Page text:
In today’s episode, Annie talks ‘rock bottom’. What does hitting rock bottom mean for you and why do some of us just accept that we must get there before we change? Would we be better off if we had thoughtful foresight for our future and took control now? Today’s episode is a monologue where Annie dives deep into the ‘rock bottom’ philosophy and shares her own experience on what drove her to avoid a painful end to addiction.
You hear it said so many times that, “Oh, well, you just need to hit rock bottom and then everything turns around. You just need to hit rock bottom.” So I was thinking a lot about this. I was thinking about this when I was at the ocean visiting my grandma. My son and I were in the waves, and we were kind of on a boogie board, and the bottom was really rocky. I was like, “Oh, it’s like a rock bottom,” and I was like, “Huh, well, what is a rock bottom, really?”
Can’t Go Deeper
A rock bottom is where you hit rock at the bottom of something and you literally can’t go any deeper. You can’t go any further. You’re down. You’re done. I was thinking about that in the context that we use rock bottom with addiction. One of the thoughts I had was – Well, how come, then, people can have multiple rock bottoms? How come somebody can have a rock bottom and then go back into it and have a lower bottom and a lower bottom and a lower bottom? They say, “Oh, this is it, never again,” but then, two months later, five months later, a year later, they’re back again and they’re gone lower.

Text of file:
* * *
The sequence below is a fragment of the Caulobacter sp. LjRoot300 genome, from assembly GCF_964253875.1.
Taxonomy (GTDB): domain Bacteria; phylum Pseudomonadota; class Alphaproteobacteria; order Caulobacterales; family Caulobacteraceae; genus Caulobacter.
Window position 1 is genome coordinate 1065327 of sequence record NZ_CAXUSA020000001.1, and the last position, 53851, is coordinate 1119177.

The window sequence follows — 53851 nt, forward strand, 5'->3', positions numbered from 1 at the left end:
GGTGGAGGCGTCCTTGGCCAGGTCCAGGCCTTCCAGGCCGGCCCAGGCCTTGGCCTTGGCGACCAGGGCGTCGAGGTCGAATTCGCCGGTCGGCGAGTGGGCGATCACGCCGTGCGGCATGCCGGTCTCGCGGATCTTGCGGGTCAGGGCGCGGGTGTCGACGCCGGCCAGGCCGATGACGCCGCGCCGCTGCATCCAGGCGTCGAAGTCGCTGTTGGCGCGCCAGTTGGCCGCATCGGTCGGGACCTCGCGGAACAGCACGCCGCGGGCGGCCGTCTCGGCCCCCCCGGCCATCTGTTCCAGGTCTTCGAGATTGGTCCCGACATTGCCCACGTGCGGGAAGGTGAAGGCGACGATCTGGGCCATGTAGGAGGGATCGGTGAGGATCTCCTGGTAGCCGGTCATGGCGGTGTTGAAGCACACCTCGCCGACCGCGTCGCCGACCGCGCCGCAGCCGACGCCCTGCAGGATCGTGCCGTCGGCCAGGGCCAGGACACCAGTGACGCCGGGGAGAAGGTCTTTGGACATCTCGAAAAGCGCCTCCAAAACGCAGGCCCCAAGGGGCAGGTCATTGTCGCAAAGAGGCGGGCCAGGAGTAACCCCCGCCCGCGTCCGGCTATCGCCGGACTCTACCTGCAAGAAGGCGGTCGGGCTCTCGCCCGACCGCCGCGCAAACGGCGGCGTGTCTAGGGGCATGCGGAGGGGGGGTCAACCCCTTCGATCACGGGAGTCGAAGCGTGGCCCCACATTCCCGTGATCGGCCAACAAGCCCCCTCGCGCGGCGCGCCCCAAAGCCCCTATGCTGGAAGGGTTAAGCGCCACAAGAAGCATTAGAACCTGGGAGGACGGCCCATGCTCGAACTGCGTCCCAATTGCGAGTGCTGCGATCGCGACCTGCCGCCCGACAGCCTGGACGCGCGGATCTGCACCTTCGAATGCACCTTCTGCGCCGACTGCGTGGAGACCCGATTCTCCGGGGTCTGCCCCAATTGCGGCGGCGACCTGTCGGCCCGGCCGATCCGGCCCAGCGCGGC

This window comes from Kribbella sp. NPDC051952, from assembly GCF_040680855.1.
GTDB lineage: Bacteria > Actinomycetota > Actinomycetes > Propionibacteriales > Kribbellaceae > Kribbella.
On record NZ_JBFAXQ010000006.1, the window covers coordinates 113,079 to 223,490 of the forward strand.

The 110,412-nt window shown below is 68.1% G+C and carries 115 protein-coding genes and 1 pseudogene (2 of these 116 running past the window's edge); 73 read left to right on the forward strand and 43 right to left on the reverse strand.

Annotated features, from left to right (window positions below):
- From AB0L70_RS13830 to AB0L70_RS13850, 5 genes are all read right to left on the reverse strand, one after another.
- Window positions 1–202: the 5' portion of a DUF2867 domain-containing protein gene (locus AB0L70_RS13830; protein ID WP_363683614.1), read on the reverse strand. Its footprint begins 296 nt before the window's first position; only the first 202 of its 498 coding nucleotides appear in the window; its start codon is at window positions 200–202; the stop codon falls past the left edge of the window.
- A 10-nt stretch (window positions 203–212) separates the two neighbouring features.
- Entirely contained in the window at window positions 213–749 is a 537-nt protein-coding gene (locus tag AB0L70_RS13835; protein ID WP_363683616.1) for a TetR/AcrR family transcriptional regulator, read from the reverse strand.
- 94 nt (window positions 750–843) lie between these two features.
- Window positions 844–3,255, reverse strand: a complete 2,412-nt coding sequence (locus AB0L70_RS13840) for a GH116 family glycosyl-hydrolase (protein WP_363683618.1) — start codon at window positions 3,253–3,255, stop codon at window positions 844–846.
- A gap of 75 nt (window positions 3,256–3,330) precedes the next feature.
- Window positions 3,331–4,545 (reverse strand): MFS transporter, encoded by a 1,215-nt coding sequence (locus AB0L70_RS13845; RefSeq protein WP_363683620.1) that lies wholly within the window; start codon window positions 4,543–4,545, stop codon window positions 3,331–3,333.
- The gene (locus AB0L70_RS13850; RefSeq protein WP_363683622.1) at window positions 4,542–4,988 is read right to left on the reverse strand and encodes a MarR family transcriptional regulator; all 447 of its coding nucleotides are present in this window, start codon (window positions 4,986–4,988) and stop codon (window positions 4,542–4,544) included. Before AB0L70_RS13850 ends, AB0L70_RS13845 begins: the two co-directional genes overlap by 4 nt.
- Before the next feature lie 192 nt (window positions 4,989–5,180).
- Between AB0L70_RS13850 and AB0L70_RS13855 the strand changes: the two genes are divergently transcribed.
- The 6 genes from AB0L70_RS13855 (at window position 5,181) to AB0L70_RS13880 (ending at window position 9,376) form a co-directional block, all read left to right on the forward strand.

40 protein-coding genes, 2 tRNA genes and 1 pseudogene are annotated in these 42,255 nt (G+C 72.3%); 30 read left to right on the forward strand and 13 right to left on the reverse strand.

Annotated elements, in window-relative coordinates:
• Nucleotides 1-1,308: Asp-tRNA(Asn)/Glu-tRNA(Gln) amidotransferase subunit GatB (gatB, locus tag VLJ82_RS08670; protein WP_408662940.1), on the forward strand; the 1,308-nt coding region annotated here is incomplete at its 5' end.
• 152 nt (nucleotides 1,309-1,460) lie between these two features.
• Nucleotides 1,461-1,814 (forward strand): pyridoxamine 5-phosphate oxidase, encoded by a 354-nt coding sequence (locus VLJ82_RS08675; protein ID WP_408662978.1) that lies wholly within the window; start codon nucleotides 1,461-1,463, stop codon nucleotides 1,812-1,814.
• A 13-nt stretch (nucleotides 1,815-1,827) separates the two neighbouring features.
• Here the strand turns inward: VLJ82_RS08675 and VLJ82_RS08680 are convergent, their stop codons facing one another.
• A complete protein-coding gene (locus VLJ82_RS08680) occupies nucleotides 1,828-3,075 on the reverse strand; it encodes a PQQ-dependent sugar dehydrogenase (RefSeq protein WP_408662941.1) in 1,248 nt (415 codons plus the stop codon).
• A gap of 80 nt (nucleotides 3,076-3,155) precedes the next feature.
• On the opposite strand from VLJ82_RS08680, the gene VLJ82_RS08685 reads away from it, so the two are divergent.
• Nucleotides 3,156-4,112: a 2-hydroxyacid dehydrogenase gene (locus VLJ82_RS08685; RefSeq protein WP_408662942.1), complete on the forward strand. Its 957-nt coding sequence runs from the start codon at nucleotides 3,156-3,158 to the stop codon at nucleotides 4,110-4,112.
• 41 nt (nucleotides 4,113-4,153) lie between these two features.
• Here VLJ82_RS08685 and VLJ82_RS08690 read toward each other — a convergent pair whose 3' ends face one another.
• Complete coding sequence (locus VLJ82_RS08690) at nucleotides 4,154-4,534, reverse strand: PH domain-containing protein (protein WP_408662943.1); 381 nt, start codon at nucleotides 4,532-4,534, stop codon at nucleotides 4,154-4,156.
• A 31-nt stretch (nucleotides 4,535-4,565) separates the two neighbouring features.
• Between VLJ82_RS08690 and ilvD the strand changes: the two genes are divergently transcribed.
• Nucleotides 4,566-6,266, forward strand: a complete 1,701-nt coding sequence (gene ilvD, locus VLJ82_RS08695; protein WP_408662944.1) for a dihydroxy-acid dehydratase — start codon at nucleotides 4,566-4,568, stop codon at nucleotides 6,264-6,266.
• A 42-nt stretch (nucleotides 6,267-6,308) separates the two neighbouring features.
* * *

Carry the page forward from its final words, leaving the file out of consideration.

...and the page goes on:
The problem is that when something goes really wrong, while, yes, it can be a catalyst for change, it’s not always a catalyst for change. Human beings, we change in one of two ways. We change to either avoid pain, which is obviously a rock bottom; you’re trying to avoid more of that pain. The other is to move towards pleasure. I think that around this conversation about alcohol we should shift our thinking as a society. To where we’re really looking at ourselves honestly and saying, “Is this bringing me as much pleasure? Is the pain that I’m experiencing,” even if it’s just hangovers in the morning or even if it’s just feeling slightly disconnected from people because, “I’m the designated driver so I’m a little miserable about not being able to drink,” or even if it’s just starting to hide a drink or two here or there, “Is this worth it?”
Shifting The Perspective
I think, often because we’re not presented with a view of living alcohol free as being a positive thing, that we get afraid of that. We just carry on in some of our pain until something bad or something catastrophic happens.
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Rock bottom, for me, it’s not really the disaster that facilitates the change as much as it’s a point of indecision. If you think about it literally, the fact that people can have multiple rock bottoms, the really true only rock bottom, therefore, is death. Maybe you could argue imprisonment could be one because you can’t really drink very easily in prison or do drugs very easily in prison. Then, if you get out of prison, you could have a lower rock bottom and go back to prison.
If we act on that, that really prison or death are the very lowest rock bottoms, most people don’t reach that point. Yet they do something in their life that they’re no longer willing to tolerate. The interesting thing about that is that I think as human beings, we have the capacity to look forward and anticipate what we’re no longer willing to tolerate before it happens.
Tune into the complete podcast for more on what Annie has to say on rock bottom.
Special music thank you to the Kevin MacLeod Funkorama (incompetech.com)
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